The men’s Santos Tour Down Under returns as a major international race next week, kicking-off the 2023 WorldTour with some of the biggest names in the peloton starting their season with some intense in the warmth of Adelaide and South Australia.
The women’s Tour Down Under is also back on after a two-year COVID-19 hiatus, and is part of the WorldTour for the first time, further elevating the quality of the combined week of racing. Cyclingnews will also have a full preview of the women’s Tour Down Under in the coming days.
The week of racing begins with a lung-opening evening criterium on Saturday January 14 for the women and men, which may not be part of the GC competition for the Tour Down Under but are always a show and always end with a fiercely contested sprint.
The men’s Tour Down Under then officially starts with a 5.5km prologue time trial around the parks to the north of Adelaide on Tuesday January 17 and ends with a hilltop finish, not on Willunga Hill where Richie Porte so often triumphed but on Mount Lofty overlooking Adelaide, on Sunday January 23.
The changes to the men’s race should create a more open and thrilling tour, with the prologue time trial making local resident Rohan Dennis (Jumbo-Visma) an overall favourite without ruling out other riders during the race before the final showdown on Mount Lofty. Michael Matthews (Jayco-AlUla), Giro d’Italia winner Jai Hindley (Bora-Hansgrohe) and Caleb Ewan, who leads the Australian national team, will also fly the flag for the nation, while Chris Froome (Israel-Premier Tech), Simon Yates (Jayco-AlUla), Alberto Bettiol (EF Education-EasyPost), Geraint Thomas and Ineos Grenadiers teammate Ethan Hayter have all opted to travel down under to start their season early as part of the 20-team peloton.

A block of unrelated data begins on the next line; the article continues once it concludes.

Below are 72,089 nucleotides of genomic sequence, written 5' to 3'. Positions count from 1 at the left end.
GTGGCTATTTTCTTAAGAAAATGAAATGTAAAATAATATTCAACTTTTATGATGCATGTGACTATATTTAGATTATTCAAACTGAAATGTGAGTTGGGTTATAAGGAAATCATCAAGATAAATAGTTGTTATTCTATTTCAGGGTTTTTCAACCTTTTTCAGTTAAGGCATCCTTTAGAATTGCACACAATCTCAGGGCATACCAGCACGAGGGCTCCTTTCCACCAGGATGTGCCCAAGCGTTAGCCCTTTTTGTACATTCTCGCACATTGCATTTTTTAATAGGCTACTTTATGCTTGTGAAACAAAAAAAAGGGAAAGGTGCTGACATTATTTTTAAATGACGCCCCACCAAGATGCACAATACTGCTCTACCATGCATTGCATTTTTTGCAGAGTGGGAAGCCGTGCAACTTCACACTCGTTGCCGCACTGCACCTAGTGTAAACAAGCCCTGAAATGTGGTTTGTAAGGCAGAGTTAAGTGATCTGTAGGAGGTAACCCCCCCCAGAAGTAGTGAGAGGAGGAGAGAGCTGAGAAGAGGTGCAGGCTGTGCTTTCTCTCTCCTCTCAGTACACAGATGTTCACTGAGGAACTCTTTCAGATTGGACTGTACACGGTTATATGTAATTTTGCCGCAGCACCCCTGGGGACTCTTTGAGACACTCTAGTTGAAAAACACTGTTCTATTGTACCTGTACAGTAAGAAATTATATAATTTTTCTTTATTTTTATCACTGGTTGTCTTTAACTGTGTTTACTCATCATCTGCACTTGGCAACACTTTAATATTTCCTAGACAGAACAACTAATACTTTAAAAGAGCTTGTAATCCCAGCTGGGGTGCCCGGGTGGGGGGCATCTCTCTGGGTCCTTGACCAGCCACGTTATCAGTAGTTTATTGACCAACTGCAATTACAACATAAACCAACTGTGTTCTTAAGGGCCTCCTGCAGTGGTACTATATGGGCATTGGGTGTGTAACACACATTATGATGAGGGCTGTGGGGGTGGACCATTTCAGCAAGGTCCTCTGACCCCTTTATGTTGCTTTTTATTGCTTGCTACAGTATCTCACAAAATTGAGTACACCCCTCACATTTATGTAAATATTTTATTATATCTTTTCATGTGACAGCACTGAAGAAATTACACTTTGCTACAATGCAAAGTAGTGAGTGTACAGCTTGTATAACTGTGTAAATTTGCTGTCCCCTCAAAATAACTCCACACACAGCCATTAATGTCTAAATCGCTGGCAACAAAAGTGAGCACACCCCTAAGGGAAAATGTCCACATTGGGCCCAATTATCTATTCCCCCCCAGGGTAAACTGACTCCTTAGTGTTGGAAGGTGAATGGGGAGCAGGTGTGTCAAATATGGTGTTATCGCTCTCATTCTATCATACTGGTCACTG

The Tour Down Under was last held as an international race in 2020, when Richie Porte won for a second time. Race director Stuart O’Grady and his organising staff bravely kept the event alive as a national-level competition during the COVID-19 pandemic. The coronavirus has not disappeared but Australia has opened its doors and will again welcome an international WorldTour peloton for the first major race of 2023.
European-based riders and teams began to arrive last week so they could recover from the 24 hours of flying and the significant time and meteorological differences. Arriving early allows them to acclimatise and complete a final block of training before the racing starts.